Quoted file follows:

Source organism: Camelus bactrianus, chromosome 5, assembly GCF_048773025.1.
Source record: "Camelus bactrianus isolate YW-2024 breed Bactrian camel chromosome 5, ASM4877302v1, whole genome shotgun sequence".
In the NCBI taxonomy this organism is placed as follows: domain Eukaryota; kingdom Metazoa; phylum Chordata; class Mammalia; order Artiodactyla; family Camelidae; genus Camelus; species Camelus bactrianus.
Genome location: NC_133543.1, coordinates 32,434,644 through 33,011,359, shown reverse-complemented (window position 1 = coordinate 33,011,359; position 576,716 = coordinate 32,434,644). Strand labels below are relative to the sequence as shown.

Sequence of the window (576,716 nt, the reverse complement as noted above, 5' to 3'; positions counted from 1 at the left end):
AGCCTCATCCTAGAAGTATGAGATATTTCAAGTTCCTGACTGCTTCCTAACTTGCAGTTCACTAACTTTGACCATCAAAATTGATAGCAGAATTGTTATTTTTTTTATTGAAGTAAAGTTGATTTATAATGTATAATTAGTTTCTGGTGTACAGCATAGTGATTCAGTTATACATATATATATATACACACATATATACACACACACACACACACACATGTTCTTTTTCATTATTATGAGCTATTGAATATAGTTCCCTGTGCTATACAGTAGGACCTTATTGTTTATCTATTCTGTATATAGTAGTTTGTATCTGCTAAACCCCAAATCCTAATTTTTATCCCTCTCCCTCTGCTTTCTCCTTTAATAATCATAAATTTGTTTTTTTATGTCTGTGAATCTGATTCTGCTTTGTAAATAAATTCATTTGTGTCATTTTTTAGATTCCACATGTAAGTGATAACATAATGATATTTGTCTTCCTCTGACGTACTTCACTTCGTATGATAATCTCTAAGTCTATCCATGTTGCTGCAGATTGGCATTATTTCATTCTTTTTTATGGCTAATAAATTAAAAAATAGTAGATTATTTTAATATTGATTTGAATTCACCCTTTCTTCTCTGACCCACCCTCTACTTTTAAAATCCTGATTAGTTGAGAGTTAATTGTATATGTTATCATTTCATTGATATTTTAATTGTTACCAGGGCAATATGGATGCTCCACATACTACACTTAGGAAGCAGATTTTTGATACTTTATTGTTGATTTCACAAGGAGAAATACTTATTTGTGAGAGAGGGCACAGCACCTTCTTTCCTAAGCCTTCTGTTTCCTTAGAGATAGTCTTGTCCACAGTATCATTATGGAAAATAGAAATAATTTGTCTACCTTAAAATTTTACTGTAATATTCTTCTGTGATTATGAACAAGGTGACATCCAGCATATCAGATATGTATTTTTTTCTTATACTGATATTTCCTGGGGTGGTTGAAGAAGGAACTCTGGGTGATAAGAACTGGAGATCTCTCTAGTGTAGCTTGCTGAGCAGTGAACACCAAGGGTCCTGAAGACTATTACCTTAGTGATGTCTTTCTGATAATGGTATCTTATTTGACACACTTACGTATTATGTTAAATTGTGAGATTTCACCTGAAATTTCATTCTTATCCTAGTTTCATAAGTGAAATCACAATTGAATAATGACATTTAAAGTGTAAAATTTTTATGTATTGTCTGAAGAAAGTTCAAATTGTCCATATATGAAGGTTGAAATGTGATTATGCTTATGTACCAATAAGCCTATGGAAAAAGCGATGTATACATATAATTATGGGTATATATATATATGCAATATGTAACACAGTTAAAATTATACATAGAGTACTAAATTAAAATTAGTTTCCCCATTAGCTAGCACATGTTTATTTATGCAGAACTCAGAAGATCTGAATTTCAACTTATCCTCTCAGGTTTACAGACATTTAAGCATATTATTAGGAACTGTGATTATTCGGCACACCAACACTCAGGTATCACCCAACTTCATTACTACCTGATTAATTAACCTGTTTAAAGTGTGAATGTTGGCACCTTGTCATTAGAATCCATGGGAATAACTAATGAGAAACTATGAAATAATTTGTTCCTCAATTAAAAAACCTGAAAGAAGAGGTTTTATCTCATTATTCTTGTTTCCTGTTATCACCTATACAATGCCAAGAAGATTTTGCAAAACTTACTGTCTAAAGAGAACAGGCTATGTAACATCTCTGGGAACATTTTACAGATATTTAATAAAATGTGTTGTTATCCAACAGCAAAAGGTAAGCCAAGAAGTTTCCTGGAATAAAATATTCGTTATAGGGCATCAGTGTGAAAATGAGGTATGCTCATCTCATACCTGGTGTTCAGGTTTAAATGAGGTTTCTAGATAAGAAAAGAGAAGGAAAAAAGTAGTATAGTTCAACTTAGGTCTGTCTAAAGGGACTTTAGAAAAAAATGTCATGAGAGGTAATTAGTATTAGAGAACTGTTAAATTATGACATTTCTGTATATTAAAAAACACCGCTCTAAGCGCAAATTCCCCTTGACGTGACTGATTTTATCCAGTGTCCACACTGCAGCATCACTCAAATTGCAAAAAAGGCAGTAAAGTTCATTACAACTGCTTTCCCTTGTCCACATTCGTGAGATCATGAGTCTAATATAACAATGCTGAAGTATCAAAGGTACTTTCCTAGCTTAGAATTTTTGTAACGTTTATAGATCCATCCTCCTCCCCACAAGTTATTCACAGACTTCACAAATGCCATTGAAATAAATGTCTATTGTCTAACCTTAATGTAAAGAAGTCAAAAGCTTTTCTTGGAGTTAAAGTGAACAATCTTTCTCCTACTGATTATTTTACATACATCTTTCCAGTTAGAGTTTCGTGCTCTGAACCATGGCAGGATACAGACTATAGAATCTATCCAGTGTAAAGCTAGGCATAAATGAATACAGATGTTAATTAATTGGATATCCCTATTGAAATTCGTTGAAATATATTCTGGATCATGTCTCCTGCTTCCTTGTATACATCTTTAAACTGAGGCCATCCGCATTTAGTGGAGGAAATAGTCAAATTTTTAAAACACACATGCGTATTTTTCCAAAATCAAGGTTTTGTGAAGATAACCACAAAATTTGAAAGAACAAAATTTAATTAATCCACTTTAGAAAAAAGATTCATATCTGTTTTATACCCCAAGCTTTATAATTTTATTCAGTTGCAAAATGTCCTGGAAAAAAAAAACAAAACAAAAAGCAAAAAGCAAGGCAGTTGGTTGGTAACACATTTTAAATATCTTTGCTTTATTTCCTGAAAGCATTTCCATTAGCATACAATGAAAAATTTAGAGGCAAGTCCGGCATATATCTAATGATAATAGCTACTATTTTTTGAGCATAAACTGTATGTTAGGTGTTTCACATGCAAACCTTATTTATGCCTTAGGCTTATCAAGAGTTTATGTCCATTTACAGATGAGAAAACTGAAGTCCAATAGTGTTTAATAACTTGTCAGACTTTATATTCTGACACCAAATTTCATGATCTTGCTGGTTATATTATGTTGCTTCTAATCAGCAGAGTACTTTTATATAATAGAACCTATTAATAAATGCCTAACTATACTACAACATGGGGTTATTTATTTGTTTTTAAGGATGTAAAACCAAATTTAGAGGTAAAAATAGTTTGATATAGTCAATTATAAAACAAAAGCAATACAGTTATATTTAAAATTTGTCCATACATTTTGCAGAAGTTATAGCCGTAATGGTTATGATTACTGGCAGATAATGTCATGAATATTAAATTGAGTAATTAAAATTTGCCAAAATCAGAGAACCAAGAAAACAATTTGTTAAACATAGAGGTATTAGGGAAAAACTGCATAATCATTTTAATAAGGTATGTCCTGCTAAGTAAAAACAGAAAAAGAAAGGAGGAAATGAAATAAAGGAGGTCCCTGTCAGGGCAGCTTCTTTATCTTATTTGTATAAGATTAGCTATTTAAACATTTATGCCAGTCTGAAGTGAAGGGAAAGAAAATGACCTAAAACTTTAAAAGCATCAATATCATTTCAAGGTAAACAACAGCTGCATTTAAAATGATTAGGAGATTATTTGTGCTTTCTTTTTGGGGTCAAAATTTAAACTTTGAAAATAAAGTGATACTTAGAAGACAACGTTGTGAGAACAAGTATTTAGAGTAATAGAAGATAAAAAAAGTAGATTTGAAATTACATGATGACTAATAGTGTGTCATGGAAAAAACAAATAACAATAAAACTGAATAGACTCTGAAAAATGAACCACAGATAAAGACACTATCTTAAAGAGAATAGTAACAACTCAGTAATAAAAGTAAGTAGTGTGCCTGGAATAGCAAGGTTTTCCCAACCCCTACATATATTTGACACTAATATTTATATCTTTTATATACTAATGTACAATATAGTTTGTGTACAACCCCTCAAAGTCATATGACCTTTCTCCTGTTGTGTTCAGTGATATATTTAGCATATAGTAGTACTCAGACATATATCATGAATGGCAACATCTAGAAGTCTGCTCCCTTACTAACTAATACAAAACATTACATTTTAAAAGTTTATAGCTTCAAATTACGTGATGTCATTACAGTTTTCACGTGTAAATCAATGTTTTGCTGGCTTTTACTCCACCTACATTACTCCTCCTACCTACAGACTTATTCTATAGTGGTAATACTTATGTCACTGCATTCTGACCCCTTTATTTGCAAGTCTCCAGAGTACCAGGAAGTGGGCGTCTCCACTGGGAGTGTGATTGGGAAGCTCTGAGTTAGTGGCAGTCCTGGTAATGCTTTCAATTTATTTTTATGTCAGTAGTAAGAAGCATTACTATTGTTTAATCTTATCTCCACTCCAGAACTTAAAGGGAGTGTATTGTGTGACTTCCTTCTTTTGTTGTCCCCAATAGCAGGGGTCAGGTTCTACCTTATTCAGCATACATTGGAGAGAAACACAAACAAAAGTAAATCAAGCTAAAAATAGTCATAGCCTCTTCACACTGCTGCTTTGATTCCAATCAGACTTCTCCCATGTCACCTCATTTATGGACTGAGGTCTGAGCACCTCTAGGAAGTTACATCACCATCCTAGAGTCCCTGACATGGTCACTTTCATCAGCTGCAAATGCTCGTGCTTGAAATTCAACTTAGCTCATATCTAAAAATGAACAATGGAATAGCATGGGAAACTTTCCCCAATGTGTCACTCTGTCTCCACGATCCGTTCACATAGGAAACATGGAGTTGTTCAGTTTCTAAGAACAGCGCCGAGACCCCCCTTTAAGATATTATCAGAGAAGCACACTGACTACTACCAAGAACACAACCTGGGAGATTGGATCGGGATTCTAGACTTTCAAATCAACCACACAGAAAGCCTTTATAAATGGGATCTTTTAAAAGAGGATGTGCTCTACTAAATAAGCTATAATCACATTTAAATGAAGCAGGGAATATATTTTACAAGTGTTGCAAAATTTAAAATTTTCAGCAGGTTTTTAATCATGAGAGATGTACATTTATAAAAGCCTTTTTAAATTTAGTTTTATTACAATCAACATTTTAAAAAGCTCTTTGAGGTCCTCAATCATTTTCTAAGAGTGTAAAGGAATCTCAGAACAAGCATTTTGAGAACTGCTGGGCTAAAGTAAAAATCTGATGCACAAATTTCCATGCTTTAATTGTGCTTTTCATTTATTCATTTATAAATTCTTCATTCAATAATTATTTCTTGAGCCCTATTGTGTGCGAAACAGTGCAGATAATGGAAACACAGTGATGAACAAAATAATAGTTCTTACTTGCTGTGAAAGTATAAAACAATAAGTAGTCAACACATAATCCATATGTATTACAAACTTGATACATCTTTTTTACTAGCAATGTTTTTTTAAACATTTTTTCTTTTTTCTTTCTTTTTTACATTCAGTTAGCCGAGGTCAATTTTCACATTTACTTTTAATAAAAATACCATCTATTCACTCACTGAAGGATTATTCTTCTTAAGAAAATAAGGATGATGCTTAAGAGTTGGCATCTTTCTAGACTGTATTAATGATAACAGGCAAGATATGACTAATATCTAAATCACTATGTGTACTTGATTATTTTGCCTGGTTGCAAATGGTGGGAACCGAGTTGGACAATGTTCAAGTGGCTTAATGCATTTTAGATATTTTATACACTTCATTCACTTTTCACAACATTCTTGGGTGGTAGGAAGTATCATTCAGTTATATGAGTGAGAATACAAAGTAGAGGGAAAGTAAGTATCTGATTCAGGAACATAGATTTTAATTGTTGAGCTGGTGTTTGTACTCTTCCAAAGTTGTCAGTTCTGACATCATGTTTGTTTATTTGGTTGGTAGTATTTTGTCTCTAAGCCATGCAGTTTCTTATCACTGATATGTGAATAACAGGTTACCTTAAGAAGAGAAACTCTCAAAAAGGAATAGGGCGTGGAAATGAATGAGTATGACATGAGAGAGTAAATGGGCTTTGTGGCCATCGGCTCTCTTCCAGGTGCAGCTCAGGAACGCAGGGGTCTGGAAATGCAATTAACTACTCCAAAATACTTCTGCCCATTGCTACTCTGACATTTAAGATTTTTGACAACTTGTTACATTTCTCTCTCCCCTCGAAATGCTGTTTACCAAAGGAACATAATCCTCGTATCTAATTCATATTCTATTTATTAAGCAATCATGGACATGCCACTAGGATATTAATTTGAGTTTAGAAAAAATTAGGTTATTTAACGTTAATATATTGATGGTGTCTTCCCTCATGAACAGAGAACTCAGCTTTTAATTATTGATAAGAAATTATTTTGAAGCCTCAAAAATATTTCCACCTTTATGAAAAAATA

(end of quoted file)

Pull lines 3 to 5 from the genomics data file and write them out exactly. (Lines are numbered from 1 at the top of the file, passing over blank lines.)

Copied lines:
In the NCBI taxonomy this organism is placed as follows: domain Eukaryota; kingdom Metazoa; phylum Chordata; class Mammalia; order Artiodactyla; family Camelidae; genus Camelus; species Camelus bactrianus.
Genome location: NC_133543.1, coordinates 32,434,644 through 33,011,359, shown reverse-complemented (window position 1 = coordinate 33,011,359; position 576,716 = coordinate 32,434,644). Strand labels below are relative to the sequence as shown.

Sequence of the window (576,716 nt, the reverse complement as noted above, 5' to 3'; positions counted from 1 at the left end):